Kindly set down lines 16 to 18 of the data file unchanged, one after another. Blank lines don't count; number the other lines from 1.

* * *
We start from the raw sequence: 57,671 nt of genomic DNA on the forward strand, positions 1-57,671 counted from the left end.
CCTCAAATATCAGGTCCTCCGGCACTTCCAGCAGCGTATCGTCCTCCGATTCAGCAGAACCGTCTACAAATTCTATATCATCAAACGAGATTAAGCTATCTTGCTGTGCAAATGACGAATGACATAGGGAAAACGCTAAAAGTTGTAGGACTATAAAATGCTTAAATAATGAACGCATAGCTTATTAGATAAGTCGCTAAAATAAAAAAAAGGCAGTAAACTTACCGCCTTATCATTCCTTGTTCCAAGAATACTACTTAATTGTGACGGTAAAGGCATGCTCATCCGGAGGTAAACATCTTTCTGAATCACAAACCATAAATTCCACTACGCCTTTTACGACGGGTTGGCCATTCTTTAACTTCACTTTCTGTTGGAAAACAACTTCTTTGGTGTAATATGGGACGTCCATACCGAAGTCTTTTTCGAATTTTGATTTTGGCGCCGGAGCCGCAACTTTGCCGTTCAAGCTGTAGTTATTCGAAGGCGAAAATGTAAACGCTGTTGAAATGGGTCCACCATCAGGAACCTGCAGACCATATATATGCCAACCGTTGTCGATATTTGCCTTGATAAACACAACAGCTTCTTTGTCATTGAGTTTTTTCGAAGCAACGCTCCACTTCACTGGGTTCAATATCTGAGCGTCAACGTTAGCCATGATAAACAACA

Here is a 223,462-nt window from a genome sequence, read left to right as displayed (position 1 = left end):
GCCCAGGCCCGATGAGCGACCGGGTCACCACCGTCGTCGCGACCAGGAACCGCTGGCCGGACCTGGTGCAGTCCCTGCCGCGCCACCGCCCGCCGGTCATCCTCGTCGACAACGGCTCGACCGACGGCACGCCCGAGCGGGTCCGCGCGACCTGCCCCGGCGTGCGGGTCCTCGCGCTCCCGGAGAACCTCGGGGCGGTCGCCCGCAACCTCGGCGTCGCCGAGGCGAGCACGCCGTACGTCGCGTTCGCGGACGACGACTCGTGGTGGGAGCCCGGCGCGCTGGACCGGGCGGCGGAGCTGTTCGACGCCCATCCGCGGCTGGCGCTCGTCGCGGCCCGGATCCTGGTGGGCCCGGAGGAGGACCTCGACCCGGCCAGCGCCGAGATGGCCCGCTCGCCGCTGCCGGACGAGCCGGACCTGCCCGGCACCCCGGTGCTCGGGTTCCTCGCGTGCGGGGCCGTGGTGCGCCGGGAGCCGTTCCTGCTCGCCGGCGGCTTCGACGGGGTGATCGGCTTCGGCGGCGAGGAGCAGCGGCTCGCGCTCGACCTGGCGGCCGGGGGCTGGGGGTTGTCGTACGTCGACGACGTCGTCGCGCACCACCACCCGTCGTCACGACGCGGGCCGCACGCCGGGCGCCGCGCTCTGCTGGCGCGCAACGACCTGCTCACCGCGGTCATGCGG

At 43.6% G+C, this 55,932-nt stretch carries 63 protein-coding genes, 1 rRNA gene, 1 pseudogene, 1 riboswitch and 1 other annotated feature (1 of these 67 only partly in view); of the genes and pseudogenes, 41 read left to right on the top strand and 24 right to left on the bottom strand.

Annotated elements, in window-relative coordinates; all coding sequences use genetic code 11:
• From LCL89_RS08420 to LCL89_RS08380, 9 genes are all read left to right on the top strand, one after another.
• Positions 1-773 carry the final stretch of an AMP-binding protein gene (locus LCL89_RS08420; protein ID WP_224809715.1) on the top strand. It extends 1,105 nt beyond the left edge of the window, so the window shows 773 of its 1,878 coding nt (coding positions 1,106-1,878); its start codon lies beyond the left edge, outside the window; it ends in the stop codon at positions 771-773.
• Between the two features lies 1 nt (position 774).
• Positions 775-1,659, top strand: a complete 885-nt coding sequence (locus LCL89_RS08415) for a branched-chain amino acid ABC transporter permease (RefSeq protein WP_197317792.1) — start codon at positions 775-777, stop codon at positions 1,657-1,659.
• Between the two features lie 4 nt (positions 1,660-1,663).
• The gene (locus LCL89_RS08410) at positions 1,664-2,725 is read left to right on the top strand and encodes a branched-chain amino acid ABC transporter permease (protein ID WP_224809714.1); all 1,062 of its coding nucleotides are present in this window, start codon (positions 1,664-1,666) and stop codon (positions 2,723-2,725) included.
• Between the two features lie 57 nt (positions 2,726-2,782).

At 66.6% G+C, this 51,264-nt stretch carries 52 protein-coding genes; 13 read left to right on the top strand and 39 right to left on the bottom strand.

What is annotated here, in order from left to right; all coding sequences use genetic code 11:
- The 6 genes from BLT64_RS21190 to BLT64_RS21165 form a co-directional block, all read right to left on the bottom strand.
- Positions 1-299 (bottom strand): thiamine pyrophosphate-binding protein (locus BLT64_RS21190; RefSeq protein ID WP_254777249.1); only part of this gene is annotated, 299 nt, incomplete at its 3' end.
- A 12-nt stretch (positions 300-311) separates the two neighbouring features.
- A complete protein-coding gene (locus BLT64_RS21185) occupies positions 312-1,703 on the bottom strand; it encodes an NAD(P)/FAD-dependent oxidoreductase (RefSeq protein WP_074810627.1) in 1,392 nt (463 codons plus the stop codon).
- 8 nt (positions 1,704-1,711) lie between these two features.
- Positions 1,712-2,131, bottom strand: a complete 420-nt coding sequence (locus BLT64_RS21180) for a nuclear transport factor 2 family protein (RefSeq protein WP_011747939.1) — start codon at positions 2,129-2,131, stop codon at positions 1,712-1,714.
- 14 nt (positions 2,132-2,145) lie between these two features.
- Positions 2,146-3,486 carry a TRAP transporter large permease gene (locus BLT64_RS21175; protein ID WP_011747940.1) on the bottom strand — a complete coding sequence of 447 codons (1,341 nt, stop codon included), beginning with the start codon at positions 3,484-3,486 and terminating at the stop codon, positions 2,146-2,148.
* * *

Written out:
- The 6 genes from BLT64_RS21190 to BLT64_RS21165 form a co-directional block, all read right to left on the bottom strand.
- Positions 1-299 (bottom strand): thiamine pyrophosphate-binding protein (locus BLT64_RS21190; RefSeq protein ID WP_254777249.1); only part of this gene is annotated, 299 nt, incomplete at its 3' end.
- A 12-nt stretch (positions 300-311) separates the two neighbouring features.